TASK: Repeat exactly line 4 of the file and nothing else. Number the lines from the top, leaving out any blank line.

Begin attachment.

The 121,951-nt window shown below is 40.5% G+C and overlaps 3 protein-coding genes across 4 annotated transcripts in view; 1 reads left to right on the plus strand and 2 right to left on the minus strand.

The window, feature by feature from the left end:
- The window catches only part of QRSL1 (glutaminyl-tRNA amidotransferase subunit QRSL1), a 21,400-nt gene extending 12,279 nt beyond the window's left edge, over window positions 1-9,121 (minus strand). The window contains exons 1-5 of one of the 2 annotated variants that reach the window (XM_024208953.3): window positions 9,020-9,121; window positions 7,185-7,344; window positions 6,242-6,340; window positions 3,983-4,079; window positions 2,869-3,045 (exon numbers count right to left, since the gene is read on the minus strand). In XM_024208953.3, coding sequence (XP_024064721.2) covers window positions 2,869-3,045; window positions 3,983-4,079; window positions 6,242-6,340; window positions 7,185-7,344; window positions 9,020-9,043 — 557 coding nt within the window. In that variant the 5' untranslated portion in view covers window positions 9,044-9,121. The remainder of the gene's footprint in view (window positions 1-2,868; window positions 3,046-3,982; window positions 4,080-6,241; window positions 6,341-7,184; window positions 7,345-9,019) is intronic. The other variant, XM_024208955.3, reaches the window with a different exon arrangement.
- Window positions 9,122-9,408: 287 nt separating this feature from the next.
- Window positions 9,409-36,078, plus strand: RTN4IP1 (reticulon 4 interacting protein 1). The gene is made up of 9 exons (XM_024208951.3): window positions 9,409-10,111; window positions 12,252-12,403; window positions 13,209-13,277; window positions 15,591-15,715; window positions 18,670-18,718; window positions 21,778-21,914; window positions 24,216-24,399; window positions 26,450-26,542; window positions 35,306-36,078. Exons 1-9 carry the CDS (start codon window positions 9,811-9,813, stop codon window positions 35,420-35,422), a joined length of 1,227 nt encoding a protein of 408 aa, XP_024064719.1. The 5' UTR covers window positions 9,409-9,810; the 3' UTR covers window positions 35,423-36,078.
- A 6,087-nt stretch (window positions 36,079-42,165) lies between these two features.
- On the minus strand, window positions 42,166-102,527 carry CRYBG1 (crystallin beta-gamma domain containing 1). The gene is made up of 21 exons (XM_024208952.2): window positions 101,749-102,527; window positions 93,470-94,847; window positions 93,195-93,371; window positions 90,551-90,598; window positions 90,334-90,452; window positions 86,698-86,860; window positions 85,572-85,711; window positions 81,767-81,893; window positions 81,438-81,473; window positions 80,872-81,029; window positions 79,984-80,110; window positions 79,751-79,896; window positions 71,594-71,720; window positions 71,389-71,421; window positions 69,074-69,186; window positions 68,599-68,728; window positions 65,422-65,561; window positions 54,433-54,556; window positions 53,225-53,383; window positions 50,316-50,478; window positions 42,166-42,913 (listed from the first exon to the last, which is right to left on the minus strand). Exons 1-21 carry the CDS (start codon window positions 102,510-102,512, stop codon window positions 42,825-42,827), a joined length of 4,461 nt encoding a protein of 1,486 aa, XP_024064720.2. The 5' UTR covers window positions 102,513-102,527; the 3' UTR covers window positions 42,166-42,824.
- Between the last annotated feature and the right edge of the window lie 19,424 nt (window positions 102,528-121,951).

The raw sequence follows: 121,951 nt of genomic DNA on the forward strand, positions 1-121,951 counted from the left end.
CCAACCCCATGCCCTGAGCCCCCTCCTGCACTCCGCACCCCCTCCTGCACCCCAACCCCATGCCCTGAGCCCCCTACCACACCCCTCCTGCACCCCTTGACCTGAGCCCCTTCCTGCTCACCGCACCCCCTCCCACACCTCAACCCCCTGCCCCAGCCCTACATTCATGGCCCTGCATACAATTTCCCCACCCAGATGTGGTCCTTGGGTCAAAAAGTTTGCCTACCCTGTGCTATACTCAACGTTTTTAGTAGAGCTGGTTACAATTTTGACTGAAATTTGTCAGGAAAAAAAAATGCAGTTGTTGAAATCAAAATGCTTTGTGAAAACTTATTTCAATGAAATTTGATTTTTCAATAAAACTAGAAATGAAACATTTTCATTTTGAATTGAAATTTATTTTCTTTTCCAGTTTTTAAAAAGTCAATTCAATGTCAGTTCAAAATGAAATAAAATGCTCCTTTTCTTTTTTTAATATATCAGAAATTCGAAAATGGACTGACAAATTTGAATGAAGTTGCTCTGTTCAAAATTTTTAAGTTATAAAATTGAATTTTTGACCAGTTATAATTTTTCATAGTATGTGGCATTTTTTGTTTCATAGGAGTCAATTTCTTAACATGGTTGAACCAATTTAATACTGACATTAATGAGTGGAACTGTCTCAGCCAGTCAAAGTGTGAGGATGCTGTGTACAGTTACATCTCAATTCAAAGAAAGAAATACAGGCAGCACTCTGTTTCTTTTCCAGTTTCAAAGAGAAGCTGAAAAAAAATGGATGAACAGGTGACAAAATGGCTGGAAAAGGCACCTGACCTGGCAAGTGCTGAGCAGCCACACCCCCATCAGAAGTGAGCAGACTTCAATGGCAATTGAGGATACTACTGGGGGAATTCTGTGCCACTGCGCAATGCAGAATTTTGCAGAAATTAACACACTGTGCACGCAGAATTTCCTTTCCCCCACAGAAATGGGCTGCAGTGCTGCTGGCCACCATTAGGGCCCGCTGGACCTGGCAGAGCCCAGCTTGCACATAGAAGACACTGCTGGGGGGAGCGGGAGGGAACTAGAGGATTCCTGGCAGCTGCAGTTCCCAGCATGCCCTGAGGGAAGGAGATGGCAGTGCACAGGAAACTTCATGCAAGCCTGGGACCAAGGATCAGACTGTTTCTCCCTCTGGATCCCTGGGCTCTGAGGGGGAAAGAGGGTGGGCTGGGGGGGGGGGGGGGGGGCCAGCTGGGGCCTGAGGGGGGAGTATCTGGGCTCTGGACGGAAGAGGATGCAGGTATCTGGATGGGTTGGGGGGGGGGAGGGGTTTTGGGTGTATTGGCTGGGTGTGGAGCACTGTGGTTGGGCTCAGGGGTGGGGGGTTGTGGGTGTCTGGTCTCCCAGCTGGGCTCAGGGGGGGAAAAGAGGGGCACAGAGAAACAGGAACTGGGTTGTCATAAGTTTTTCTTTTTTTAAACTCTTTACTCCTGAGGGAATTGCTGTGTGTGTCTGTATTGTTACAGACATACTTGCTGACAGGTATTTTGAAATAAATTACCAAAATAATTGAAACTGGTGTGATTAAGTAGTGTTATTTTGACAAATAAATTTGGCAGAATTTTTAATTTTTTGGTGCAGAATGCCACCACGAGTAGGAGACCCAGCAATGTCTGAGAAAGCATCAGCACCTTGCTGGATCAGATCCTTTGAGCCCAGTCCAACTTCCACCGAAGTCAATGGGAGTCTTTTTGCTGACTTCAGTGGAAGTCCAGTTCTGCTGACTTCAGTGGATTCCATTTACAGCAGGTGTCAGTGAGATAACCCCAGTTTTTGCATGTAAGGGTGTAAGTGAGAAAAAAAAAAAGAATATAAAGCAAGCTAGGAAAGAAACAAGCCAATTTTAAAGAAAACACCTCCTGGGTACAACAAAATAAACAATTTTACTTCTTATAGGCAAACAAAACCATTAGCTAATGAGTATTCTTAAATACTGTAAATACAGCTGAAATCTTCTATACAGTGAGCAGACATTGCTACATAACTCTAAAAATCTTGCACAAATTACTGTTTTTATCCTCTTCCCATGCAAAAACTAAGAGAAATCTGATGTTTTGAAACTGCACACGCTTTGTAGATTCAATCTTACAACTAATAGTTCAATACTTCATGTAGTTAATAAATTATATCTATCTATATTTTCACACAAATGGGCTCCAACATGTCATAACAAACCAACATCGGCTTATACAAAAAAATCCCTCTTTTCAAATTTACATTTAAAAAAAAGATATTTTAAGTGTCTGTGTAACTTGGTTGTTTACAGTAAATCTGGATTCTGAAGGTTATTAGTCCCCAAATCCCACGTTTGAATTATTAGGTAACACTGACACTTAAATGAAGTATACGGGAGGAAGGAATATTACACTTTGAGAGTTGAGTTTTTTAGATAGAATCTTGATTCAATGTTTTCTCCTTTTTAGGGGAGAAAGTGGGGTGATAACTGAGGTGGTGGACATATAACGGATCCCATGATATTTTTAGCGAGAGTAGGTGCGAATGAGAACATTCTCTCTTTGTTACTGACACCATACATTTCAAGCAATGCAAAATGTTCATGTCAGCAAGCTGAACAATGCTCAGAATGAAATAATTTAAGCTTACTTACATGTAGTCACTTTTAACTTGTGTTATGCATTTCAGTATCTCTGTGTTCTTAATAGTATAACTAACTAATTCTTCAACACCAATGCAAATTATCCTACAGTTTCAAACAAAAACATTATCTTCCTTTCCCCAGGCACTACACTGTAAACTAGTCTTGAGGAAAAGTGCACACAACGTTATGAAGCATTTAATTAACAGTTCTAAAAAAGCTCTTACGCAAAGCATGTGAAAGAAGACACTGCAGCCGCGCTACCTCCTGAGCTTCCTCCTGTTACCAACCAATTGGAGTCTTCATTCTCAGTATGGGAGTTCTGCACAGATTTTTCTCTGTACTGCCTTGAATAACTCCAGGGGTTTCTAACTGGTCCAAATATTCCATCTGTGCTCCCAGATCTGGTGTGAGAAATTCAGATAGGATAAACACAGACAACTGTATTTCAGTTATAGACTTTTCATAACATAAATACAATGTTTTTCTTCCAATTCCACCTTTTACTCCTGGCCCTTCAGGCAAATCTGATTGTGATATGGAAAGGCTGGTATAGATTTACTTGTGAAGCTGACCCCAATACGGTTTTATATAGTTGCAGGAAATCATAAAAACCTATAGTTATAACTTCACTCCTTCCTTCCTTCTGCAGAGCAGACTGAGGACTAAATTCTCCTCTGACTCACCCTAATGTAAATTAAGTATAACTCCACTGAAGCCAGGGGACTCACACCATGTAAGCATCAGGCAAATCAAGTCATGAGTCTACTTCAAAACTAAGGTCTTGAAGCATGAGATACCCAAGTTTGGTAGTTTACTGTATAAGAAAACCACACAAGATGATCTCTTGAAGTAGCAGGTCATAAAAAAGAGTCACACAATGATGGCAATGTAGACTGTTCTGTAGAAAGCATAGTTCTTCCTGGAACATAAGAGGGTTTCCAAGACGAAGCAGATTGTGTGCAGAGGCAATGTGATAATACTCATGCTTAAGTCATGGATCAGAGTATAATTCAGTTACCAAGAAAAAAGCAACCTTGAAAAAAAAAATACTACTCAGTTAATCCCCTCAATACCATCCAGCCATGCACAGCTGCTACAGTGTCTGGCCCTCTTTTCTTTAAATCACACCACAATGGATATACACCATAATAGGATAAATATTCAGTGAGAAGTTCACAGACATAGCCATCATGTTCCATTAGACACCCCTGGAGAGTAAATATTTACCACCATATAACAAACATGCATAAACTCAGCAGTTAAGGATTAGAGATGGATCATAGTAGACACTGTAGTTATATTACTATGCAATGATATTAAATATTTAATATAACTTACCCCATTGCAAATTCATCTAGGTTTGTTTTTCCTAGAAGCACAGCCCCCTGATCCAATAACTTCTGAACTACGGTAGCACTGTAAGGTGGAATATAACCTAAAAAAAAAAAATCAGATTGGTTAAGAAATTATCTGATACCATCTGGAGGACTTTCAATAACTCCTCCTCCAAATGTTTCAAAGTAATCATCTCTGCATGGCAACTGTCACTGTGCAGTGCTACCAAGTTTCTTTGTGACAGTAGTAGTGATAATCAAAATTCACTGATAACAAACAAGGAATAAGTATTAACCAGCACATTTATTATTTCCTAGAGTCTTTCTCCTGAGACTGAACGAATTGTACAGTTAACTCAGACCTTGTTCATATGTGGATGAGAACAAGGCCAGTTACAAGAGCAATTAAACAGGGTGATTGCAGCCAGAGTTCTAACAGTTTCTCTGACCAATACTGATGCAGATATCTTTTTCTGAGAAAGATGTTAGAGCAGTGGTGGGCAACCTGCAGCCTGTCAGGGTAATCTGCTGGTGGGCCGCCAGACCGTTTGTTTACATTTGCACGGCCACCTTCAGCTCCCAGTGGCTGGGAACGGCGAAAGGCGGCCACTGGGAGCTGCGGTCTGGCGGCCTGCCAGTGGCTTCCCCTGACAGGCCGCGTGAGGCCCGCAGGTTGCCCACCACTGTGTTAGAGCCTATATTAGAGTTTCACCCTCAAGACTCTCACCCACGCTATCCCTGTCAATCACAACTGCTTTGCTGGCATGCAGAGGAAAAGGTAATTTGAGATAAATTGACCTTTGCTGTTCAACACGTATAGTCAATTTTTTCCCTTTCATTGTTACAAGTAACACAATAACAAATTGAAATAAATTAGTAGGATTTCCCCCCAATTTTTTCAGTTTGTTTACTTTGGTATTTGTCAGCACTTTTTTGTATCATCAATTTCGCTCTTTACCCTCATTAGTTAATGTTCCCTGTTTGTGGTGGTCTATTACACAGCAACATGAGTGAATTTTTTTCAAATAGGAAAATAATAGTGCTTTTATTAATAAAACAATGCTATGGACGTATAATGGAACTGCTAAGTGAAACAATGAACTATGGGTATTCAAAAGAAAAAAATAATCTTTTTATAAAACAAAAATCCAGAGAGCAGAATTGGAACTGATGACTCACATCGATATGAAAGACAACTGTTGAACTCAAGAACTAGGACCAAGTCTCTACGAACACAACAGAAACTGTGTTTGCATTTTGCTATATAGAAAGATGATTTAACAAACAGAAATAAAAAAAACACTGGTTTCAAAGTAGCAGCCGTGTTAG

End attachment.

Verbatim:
- Window positions 9,122-9,408: 287 nt separating this feature from the next.